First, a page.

28. Raschke RA, Agarwal S, Rangan P, Heise CW, Curry SC. Discriminant Accuracy of the SOFA Score for Determining the Probable Mortality of Patients With COVID-19 Pneumonia Requiring Mechanical Ventilation. JAMA. 2021 Apr 13;325(14):1469.
29. Wilfong EM, Lovly CM, Gillaspie EA, et al. Severity of illness scores at presentation predict ICU admission and mortality in COVID-19. J Emerg Crit Care Med. 2021 Jan;5:7–7.
30. Wang D, Hu B, Hu C, et al. Clinical Characteristics of 138 Hospitalized Patients With 2019 Novel Coronavirus–Infected Pneumonia in Wuhan, China. JAMA. 2020 Mar 17;323(11):1061.
31. COVID-ICU Group on behalf of the REVA Network and the COVID-ICU Investigators. Clinical characteristics and day-90 outcomes of 4244 critically ill adults with COVID-19: a prospective cohort study. Intensive Care Med. 2021 Jan;47(1):60–73.
32. Yoshida Y, Takeda S, Akada S, Hongo T, Tanaka K, Sakamoto A. Factors predicting successful noninvasive ventilation in acute lung injury. Journal of Anesthesia. 2008;(22):201–206.
33. Carron M, Freo U, Zorzi M, Ori C. Predictors of failure of noninvasive ventilation in patients with severe community-acquired pneumonia. Journal of Critical Care. 2010 Sep;25(3):540.e9-540.e14.
34. Menga LS, Cese LD, Bongiovanni F, et al. High Failure Rate of Noninvasive Oxygenation Strategies in Critically Ill Subjects With Acute Hypoxemic Respiratory Failure Due to COVID-19. Respir Care. 2021 May;66(5):705–714.
35. Beduneau G, Boyer D, Guitard PG, et al. Covid-19 severe hypoxemic pneumonia: A clinical experience using high-flow nasal oxygen therapy as first-line management. Respiratory Medicine and Research. 2021 Nov;80:100834.
36. Yoon SH, Lee KH, Kim JY, et al. Chest Radiographic and CT Findings of the 2019 Novel Coronavirus Disease (COVID-19): Analysis of Nine Patients Treated in Korea. Korean J Radiol. 2020;21(4):494.
37. Islam N, Ebrahimzadeh S, Salameh JP, et al. Thoracic imaging tests for the diagnosis of COVID-19. Cochrane Infectious Diseases Group, editor. Cochrane Database of Systematic Reviews. 2021 Mar 16; Available from:
38. Zhao W, Zhong Z, Xie X, Yu Q, Liu J. Relation Between Chest CT Findings and Clinical Conditions of Coronavirus Disease (COVID-19) Pneumonia: A Multicenter Study. American Journal of Roentgenology. 2020 May;214(5):1072–1077.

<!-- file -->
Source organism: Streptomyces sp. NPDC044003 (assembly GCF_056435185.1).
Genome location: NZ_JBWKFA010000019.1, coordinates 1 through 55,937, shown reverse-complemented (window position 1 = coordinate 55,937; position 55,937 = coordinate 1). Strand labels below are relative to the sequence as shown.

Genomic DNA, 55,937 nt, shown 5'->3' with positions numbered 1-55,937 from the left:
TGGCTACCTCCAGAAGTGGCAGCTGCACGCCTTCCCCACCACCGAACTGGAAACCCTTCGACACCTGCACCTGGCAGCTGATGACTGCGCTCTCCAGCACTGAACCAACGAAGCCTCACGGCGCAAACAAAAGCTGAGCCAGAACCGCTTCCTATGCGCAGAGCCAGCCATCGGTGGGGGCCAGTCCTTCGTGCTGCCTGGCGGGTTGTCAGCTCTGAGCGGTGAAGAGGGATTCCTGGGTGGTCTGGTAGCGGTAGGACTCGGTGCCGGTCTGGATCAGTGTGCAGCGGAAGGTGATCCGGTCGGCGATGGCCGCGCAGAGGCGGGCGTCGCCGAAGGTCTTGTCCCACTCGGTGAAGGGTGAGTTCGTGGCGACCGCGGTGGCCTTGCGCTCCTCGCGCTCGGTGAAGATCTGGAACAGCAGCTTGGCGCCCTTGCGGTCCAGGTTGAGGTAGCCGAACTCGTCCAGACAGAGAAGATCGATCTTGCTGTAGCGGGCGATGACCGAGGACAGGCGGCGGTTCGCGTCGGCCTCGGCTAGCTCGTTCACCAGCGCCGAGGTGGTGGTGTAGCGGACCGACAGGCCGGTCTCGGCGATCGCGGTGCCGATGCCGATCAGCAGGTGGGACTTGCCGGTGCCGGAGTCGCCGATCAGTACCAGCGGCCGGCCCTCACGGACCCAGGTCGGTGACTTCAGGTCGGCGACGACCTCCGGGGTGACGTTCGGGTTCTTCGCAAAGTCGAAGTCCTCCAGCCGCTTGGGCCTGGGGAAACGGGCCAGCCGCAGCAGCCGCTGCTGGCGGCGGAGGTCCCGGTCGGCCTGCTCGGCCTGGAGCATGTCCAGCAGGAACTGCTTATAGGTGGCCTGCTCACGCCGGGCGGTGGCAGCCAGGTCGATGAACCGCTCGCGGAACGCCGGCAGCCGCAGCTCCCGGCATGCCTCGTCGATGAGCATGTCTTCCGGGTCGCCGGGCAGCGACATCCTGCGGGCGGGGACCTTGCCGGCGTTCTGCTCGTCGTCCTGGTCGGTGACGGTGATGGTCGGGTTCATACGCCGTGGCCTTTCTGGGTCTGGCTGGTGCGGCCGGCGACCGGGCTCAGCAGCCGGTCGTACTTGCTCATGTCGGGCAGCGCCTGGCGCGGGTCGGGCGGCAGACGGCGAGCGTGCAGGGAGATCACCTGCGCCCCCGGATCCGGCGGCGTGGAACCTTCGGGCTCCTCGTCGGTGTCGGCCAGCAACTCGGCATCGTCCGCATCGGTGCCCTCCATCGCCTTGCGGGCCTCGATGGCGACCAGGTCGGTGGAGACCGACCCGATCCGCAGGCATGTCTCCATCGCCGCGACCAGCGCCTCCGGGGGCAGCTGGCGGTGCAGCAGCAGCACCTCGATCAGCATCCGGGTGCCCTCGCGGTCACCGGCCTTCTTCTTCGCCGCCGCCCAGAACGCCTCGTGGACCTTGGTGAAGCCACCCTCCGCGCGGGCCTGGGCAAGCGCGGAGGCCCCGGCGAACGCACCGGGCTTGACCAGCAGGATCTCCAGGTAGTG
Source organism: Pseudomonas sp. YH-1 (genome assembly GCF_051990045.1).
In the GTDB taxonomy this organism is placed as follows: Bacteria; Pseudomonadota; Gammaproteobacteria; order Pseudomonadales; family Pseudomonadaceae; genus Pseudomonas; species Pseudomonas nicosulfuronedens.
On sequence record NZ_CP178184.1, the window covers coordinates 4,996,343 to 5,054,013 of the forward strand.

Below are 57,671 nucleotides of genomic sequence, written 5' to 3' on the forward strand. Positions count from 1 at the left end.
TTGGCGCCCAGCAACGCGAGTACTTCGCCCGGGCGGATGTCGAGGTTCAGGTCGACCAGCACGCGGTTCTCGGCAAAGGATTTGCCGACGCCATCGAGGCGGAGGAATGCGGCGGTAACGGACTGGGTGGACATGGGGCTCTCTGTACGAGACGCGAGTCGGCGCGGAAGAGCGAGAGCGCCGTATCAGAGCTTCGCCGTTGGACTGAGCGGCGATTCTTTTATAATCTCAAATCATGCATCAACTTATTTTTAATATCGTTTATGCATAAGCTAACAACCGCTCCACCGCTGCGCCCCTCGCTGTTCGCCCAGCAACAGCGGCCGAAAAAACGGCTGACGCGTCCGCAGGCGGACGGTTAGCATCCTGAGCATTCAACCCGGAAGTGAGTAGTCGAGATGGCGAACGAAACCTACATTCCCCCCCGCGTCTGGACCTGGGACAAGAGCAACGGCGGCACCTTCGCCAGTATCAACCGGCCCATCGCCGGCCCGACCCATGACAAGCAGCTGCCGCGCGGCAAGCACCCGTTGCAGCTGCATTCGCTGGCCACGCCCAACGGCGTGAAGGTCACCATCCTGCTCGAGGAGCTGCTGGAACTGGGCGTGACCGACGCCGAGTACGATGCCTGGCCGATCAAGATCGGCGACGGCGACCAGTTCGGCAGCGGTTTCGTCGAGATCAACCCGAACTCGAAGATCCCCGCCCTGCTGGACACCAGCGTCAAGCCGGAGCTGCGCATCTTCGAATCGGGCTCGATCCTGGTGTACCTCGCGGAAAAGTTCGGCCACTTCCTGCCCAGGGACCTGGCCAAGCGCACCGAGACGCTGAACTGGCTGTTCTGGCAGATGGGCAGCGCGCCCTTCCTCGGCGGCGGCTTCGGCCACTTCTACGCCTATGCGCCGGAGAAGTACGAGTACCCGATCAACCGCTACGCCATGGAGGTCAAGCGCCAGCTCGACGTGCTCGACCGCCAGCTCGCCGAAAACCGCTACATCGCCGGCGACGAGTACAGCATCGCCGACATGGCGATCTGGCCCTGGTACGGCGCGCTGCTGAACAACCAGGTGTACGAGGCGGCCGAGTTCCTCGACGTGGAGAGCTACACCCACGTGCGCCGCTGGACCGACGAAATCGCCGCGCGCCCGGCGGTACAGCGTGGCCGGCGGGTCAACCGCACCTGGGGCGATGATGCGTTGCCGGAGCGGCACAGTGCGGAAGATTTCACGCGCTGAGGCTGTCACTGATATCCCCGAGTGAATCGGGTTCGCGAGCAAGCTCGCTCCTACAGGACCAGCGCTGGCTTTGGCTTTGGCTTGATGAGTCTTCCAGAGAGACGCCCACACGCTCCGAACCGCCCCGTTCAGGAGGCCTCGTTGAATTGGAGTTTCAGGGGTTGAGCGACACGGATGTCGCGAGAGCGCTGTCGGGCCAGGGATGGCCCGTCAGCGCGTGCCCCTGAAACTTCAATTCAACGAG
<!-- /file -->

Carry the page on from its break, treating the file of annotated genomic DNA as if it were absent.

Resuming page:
39. Zhou F, Yu T, Du R, et al. Clinical course and risk factors for mortality of adult inpatients with COVID-19 in Wuhan, China: a retrospective cohort study. The Lancet. 2020 Mar;395(10229):1054–1062.
40. Li X, Marmar T, Xu Q, et al. Predictive indicators of severe COVID-19 independent of comorbidities and advanced age: a nested case-control study. Epidemiol Infect. 2020 Oct 14;148:e255. PMCID: PMC7642916
41. Zhu Z, Cai T, Fan L, et al. Clinical value of immune-inflammatory parameters to assess the severity of coronavirus disease 2019. International Journal of Infectious Diseases. 2020 Jun;95:332–339.
42. Suliman LA, Abdelgawad TT, Farrag NS, Abdelwahab HW. Validity of ROX index in prediction of risk of intubation in patients with COVID-19 pneumonia. Adv Respir Med. 2021;89(1):1–7. PMID: 33471350
43. Arvind V, Kim JS, Cho BH, Geng E, Cho SK. Development of a machine learning algorithm to predict intubation among hospitalized patients with COVID-19. Journal of Critical Care. 2021 Apr;62:25–30.
44. Zirpe KG, Gurav SK, Tiwari AM, et al. Timing of Invasive Mechanical Ventilation and Mortality among Patients with Severe COVID-19-associated Acute Respiratory Distress Syndrome. Indian Journal of Critical Care Medicine. 2021 Jul 6;25(5):493–498.
45. Langford BJ, So M, Raybardhan S, et al. Antibiotic prescribing in patients with COVID-19: rapid review and meta-analysis. Clinical Microbiology and Infection. 2021 Apr;27(4):520–531.
46. Kumar G, Patel D, Hererra M, et al. Do High Dose Corticosteroids Improve Outcomes in Hospitalized COVID‐19 Patients? J Med Virol. 2021 Sep 24;jmv.27357.
47. Maskin LP, Olarte GL, Palizas F, et al. High dose dexamethasone treatment for Acute Respiratory Distress Syndrome secondary to COVID-19: a structured summary of a study protocol for a randomised controlled trial. Trials. 2020 Dec;21(1):743.